Stocks dropped sharply on the weekly unemployment numbers which rose “unexpectedly” the last week of July. Bonds are sharply higher, the dollar is sharply lower (!), oil is lower, and gold is higher. The dollar correlation to the market has changed and should be watched carefully as it is telling us something that is very painful for those who must live by their productive efforts while being paid in dollars.
Take a look at the food futures to see exactly what I mean. Since the dollar’s latest top in June, the price of wheat has risen 92%! The price of corn has now risen 30%, oats are up 60%, and the price of soybeans, rice, and all food commodities are rising sharply. This is not just a drought in Russia, this is a combination of rampant speculation with money that is out of control combined with a rapidly weakening dollar. Expecting a disaster to occur at this time frame, here it is, below is a daily chart of wheat and corn – please go look at the other commodities, this is very dangerous for the world:
Remember, oil is also above $80, that seems to be a tipping point for equities. The longer it stays above $80, and the higher it goes, the worse the economic condition.
My advice? Make sure you have enough food to last you awhile should these conditions worsen and before these prices translate to the grocery store shelves (that sounds like a call for food inflation… will it actually translate? I don’t know, but the thing about food is that there can be very little demand destruction, and if there is you do not want to be a part of it). A rising dollar would help that situation, I don’t think any of us want to see a disaster be related to food.
The weekly unemployment numbers rose to 479,000 from 457,000. The consensus was looking for a fall to 455,000 – Oops. And last week’s figure was revised 3k higher. These numbers are simply horrific in that they have remained so high for so long. Here’s Econoday:
The labor market remains weak, at least based on initial jobless claims which rose 19,000 in the July 31 week to 479,000. The prior week was revised 3,000 higher to 460,000. The four-week average rose 5,250 to 458,500 but is still slightly lower than this time last month in what is one of the few positives of today's report. There are no special factors in the latest week.
Continuing claims fell 34,000 to 4.537 million in data for the July 24 week. Here the four-week average rose 26,000 to 4.576 million. The unemployment rate for insured workers is unchanged at 3.6 percent. Today's data won't boost confidence for much improvement in tomorrow's employment report.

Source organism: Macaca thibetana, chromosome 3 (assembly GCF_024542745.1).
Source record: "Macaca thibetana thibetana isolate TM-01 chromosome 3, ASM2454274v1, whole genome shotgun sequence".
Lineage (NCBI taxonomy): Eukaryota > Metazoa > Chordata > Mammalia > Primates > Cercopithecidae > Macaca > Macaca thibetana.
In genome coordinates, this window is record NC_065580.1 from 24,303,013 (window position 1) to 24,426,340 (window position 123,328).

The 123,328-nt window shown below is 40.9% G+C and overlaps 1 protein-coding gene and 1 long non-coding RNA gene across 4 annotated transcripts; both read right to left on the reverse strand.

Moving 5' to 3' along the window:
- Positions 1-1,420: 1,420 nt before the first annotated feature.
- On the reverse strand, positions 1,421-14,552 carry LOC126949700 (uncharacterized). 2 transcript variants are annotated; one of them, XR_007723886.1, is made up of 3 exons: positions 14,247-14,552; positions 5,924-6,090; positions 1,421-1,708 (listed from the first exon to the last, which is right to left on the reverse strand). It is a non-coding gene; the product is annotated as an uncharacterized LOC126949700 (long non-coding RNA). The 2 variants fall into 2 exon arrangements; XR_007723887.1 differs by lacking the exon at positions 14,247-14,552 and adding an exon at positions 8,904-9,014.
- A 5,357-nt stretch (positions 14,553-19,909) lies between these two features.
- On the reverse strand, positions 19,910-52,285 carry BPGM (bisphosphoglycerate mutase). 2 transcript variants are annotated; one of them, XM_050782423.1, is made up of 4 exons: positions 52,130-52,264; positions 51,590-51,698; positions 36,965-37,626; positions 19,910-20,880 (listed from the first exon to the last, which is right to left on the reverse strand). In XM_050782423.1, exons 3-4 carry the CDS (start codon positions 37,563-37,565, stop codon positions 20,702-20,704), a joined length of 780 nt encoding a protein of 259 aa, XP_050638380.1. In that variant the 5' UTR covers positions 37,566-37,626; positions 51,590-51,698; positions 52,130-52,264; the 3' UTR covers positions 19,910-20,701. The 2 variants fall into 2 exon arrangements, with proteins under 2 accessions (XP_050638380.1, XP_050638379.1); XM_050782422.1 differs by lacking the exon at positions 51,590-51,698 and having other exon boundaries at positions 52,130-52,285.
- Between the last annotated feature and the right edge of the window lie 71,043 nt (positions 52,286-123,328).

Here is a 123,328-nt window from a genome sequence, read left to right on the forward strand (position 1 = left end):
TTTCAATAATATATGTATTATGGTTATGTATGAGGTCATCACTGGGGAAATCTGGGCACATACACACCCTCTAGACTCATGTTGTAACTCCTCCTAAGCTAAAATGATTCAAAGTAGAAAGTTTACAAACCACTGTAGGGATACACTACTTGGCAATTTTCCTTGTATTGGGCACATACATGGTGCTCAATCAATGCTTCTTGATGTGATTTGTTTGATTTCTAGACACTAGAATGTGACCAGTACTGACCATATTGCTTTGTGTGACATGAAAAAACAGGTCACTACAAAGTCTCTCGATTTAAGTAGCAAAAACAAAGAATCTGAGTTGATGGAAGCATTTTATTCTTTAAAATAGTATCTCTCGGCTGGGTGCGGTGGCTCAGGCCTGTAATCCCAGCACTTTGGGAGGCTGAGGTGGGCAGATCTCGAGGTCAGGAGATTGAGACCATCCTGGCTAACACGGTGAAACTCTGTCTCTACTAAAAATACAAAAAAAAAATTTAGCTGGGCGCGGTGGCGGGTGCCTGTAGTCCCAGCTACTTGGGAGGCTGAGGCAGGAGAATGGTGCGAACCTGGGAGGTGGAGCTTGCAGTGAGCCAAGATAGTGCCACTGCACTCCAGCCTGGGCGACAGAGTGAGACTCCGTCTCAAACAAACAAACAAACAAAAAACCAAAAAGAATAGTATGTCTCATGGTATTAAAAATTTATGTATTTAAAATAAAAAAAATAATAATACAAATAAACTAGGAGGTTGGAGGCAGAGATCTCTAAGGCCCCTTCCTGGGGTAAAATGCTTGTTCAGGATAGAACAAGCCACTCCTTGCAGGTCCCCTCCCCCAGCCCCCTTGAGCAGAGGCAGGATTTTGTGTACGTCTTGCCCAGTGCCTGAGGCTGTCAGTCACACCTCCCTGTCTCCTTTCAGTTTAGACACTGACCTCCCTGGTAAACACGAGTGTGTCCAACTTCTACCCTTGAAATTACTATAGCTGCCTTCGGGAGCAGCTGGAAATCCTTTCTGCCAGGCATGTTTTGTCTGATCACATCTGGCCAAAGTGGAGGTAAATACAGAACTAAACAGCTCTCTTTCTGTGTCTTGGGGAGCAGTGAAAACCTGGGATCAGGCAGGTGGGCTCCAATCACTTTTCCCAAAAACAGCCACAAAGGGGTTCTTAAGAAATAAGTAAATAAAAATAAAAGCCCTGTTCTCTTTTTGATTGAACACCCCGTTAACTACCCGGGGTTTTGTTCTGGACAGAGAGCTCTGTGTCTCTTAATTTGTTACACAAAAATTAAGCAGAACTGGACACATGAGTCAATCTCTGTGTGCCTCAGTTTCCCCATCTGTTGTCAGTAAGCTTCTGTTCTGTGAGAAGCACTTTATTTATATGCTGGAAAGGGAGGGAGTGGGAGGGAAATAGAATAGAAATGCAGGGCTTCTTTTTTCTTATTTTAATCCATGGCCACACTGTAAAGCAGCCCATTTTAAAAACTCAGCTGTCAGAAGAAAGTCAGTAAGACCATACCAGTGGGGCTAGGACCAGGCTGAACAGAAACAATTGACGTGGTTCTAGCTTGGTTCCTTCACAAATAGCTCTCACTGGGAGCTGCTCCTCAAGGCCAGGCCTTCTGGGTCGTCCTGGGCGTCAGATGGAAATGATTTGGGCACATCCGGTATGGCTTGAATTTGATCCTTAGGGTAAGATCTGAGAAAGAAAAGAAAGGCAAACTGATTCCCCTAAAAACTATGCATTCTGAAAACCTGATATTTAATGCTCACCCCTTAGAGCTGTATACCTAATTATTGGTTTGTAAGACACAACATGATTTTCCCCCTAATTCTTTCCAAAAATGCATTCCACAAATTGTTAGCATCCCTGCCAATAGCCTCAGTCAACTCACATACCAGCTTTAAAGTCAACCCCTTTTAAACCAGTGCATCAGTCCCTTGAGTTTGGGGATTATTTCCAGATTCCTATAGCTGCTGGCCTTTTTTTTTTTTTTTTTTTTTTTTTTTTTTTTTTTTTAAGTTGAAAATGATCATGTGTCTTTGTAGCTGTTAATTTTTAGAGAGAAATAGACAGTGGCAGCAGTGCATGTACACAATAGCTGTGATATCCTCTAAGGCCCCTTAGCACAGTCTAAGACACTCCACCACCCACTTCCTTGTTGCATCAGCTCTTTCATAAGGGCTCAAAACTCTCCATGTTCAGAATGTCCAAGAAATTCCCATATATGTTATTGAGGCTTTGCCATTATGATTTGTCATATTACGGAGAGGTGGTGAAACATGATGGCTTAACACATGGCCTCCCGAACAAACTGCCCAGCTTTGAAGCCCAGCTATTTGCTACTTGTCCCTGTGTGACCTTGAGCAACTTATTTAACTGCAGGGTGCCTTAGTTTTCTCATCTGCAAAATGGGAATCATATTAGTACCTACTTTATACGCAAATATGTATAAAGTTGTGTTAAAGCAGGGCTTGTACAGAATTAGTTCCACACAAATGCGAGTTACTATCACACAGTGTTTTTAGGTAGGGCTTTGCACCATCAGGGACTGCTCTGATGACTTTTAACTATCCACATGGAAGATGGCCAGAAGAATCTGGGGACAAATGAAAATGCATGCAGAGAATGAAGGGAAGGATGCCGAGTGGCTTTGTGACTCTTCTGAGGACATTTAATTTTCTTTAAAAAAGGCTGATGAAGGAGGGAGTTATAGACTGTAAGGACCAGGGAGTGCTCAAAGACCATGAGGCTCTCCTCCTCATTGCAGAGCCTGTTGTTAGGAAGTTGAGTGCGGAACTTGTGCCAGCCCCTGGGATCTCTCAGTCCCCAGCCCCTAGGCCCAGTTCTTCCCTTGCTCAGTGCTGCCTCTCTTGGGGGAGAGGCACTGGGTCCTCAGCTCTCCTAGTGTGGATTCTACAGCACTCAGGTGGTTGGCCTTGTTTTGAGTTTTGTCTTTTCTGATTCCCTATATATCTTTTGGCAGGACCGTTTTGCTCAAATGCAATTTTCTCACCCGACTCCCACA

The Monster Employment Index added to the bad employment mood by falling from 141 to 138. Most of the weakness here was in construction jobs. Are there any of those left?
Manufacturing Employment – same number of manufacturing employees as in 1942:
Once again the primary down channel since April (dashed green) contained stock prices which have failed to break through overhead resistance so far:
On the 30 minute chart, you can see that prices have also failed, so far, to reach the upper boundary of the rising wedge while 5 waves have transpired, it appears that the 5th wave could potentially have concluded this morning, but may have one more rise left in it – again, the demarcation point for me is the bottom of the rising wedge, now roughly 1104. Today's descent could be a middle movement of the final wave higher, so once again it's probably best to continue to be patient:
Note the divergent RSI on the chart above… I see divergences in a lot of charts at this time.
Yesterday the VIX produced a small inverted hammer just above the lower Bollinger band. This is often a reversal indicator but it needs confirmation by rising above the hammer today:
It appears that wave 2 which occurred within the confines of that rising wedge may be concluding, but the proof is in the pudding, we need to see that lower boundary break. If it does, I think that the large H&S pattern is complete time wise and we will then proceed to make lower lows to eventually fulfill its target of approximately SPX 860.
John Mellencamp - Rain On The Scarecrow: